Is there a 'soft landing' for final salary?
But where does it take us? That’s what I find I’m constantly thinking about these days (that and how the hell am I going to scrape enough money together to get my daughters through university, not to mention funding the future profitability of Top-Shop while I’m at it, obviously). I’m not sure I agree with the commonly-held view that the only alternative to final-salary, or defined-benefit schemes is for employers to switch to groupings of personal pensions or stakeholder pensions instead. Some are, yes, but that’s a step-change for many larger employers that could be difficult for them to sell to their employees. That’s not to say, by the way, that I go along with that other great media favourite, the ‘demonising’ of DC. It’s just that I think that the larger DB schemes that we have were set up for a purpose in the first place and the reasons for employers retaining at least some of the risks associated with pension provision for their staff are probably still valid and shouldn’t be ignored.
What happens with traditional defined-benefit schemes is that all the certainties are with the employees, and all the uncertainties lie with the employer. As an employee you know exactly what your pension will be related to your earnings at or near retirement and your length of service. The employer, on the other hand, has no idea what this benefit promise will eventually cost. The two main risks being run are those of the investment return and of the future cost of annuities. The argument goes something like “these two risks are getting too difficult for employers to underwrite, so they should both be passed on to employees instead.” Well, that’s one way of looking at it, but there is another.
Many people are now saying that there may be a ‘soft landing’ somewhere between the traditional defined-benefit approach and the grouping of individual defined-contribution products, and that for many larger employers other options may suit their businesses better. Essentially, these options all move some of the risk or cost of the pension scheme to employees, but leave the employer still bearing some of the risk too.
A good example of this, and one that has become quite popular in America as it too has moved away from its traditional approach to defined-benefit provision, is where the employer passes the risks associated with annuity purchase on to employees, but retains the investment risk. These schemes are sometimes referred to as ‘Cash Benefit Schemes’, or similar, and are essentially defined-benefit arrangements where the defined benefit is a certain amount of cash provided at retirement for the purpose of annuity purchase. For example, an employer could set up a defined-benefit scheme to provide a fixed sum of, say, ten times salary at the time of retirement, which the employee could then use to purchase an annuity. This approach provides the employee with a good level of security as far as knowing the exact amount of funds that can be counted on in the future, but does not commit the employer to also underwriting future annuity rates. Such schemes are already popping up over here in the UK and I think they’ll become more common over time.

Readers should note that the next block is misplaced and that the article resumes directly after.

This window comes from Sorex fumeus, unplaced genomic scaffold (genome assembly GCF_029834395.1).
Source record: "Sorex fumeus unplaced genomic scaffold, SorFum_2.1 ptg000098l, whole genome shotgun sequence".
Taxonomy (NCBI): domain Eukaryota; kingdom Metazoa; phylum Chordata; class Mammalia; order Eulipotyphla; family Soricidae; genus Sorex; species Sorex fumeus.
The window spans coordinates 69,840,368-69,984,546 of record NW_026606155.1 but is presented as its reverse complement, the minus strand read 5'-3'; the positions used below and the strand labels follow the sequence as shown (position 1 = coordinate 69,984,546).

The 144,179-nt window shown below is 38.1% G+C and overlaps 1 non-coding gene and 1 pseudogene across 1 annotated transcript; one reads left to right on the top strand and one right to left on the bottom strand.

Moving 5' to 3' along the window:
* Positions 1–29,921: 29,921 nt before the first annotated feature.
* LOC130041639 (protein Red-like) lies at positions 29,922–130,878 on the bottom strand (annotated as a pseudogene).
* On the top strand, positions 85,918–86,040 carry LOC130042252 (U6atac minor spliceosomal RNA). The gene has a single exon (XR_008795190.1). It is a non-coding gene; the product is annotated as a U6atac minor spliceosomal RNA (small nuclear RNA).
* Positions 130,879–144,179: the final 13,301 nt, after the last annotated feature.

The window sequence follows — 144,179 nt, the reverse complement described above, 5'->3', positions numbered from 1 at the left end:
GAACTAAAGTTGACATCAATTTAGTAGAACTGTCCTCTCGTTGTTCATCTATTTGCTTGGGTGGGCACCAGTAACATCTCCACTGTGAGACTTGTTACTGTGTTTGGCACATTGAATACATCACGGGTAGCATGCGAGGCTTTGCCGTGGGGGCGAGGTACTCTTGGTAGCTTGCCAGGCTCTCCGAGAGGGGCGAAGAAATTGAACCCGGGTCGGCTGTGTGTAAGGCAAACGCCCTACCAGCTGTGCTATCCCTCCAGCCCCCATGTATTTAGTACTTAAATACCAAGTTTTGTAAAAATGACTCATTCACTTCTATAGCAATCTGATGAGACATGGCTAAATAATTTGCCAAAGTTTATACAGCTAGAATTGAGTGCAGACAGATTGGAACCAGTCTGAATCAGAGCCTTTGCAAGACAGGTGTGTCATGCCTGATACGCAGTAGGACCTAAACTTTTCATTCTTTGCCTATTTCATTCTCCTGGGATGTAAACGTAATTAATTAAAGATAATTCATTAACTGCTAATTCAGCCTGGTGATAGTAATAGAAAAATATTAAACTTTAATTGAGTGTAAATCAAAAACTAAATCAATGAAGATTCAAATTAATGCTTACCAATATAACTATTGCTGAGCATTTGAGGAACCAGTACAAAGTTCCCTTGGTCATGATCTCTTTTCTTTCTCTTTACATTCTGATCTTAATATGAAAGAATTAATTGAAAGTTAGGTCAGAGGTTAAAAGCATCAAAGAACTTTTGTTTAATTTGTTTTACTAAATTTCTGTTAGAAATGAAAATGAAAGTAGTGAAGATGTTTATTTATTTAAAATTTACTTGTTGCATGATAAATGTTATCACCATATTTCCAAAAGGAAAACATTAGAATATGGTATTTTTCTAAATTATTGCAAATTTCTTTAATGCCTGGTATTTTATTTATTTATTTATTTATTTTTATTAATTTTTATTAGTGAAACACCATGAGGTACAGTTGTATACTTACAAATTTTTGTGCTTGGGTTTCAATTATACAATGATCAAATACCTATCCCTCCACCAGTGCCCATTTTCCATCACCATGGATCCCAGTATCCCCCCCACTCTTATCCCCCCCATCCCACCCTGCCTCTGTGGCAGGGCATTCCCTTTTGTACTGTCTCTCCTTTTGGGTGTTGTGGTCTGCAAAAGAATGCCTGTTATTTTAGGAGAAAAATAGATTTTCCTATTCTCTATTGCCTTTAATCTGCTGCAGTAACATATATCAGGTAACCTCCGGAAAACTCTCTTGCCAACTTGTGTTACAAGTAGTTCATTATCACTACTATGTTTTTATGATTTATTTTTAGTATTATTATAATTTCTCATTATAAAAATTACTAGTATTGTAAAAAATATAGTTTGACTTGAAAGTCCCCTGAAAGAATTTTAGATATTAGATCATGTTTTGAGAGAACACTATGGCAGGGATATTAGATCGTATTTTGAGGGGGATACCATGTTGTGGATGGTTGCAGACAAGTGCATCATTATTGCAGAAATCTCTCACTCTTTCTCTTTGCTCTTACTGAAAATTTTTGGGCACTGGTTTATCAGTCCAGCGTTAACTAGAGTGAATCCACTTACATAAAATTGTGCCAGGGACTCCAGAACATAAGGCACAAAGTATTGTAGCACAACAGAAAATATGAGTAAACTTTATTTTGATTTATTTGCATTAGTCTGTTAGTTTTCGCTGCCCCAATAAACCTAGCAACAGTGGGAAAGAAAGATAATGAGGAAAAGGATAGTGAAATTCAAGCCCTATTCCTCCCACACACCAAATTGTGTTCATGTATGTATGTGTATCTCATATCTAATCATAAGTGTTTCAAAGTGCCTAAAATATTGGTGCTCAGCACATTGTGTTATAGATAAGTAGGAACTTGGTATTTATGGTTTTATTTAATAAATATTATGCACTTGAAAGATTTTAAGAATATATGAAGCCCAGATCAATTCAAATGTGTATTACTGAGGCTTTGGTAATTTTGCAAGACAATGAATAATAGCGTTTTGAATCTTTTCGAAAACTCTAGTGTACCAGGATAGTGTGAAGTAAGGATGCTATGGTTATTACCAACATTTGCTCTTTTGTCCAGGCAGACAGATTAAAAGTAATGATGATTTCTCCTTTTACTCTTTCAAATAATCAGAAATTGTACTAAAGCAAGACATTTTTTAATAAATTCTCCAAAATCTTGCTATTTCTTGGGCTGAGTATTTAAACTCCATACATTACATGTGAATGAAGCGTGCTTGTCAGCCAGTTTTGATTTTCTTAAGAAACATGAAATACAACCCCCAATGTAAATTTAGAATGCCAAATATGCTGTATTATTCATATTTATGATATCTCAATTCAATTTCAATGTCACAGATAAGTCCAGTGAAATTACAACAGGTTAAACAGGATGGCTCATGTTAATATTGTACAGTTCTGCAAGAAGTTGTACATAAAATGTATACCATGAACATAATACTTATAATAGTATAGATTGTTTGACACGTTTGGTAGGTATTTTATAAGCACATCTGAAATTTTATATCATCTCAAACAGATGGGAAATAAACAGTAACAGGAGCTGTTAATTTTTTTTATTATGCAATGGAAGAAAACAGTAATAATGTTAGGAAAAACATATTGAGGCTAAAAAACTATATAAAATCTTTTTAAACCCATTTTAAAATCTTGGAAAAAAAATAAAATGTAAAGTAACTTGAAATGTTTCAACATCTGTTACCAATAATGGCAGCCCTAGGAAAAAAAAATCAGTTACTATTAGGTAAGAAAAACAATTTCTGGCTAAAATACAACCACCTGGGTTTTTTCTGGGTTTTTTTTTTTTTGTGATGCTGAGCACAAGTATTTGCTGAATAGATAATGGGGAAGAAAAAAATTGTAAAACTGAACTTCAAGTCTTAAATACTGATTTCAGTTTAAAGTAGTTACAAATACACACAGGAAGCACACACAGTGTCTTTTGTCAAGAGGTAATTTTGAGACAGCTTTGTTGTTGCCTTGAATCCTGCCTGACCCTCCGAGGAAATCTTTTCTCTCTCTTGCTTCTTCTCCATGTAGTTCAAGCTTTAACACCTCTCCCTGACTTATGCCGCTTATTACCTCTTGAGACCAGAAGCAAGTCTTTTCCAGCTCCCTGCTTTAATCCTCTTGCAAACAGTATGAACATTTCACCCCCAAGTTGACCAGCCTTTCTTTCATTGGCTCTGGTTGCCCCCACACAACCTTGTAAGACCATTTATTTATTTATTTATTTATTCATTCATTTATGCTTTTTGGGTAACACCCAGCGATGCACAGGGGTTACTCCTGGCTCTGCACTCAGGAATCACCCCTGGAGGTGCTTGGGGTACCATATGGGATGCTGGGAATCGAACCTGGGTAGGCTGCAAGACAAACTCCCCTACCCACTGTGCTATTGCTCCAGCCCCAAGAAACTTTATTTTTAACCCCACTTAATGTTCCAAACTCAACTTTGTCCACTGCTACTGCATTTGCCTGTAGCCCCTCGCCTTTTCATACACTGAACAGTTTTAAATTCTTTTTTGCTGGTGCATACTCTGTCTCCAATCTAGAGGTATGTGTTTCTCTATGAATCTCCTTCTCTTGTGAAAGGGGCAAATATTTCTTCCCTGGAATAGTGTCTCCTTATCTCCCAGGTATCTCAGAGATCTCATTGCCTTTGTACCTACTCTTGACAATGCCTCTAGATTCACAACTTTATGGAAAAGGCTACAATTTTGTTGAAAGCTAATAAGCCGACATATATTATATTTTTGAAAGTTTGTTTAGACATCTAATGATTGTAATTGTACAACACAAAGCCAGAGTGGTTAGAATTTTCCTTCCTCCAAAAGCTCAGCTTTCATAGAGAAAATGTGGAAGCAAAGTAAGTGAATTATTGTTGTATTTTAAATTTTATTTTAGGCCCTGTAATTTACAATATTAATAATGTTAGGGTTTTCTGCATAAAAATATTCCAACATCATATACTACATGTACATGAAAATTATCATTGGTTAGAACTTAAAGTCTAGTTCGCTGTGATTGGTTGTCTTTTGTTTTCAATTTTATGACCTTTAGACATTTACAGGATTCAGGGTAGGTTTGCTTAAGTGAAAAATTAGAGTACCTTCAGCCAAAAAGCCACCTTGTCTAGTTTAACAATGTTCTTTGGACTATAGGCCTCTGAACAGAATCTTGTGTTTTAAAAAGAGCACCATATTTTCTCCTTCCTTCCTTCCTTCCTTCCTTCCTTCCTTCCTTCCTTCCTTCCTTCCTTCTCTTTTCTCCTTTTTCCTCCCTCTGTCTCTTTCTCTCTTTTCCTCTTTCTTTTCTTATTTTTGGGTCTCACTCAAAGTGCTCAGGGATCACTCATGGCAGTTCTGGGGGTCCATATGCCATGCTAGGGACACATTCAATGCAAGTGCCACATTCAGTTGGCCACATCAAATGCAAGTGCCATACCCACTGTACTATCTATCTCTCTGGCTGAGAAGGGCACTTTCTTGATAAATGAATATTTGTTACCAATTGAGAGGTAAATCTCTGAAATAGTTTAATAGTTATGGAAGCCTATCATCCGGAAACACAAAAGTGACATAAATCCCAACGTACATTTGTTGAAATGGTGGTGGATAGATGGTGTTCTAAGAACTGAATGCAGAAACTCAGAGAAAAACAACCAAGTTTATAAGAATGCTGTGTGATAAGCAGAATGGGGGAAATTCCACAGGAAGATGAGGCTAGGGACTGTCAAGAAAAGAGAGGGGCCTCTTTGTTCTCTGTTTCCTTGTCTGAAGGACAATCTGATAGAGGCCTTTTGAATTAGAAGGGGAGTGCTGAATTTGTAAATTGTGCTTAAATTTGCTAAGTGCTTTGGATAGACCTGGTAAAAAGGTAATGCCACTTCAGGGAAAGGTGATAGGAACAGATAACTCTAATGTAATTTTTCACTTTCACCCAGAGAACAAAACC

But there are other ways of sharing the risks more evenly too. One idea is, that of running a ‘tiered’ defined-benefit scheme, which is also coming more to the fore over here. A tiered scheme offers employees the option of ‘buying in’ to the final-salary scheme at different levels, all with different levels of commitment from the employer. For example, a scheme could offer eightieths of final salary, say, for employees willing to pay 3% of salary towards the costs, but seventieths or sixtieths for those prepared to pay higher contributions of 5% or 9% for instance.
And why stop there? A typical traditional final-salary scheme providing a sixtieth of final salary for each year of service will, as a rule of thumb, cost around 20% of payroll year on year to provide. Most schemes only ask for 5% or maybe 6% contribution from the employee towards the overall costs, and in some cases the schemes are even non-contributory. It seems to me that there is a good case for employers looking to the employees to contribute more towards the costs of provision if maintaining the generous final-salary benefit levels is what suits both the employer and the employees. That’s not to say that they should both bear half the cost, but there is a case for increased employee commitment being the price for keeping schemes going where an employer is still prepared to underwrite both the investment and annuity risks. Again we are seeing many companies taking this route. Of course, this gives rise to some of the sillier stories in the press about employers going back on their promises and such, but, hey, were getting used to those by now, aren’t we? What it really is, is that employers and employees are starting to look at the pension realities together and coming up with bespoke solutions that work in their particular circumstances. Our pensions environment is changing, yes, but it’s not as simple as DB or DC. In my view, our future’s not that polarised, even if it does make for more dramatic newspaper stories.
The information provided is based on Scottish Life’s current understanding of the relevant legislation and regulations and may be subject to alteration as a result of changes in legislation or practice.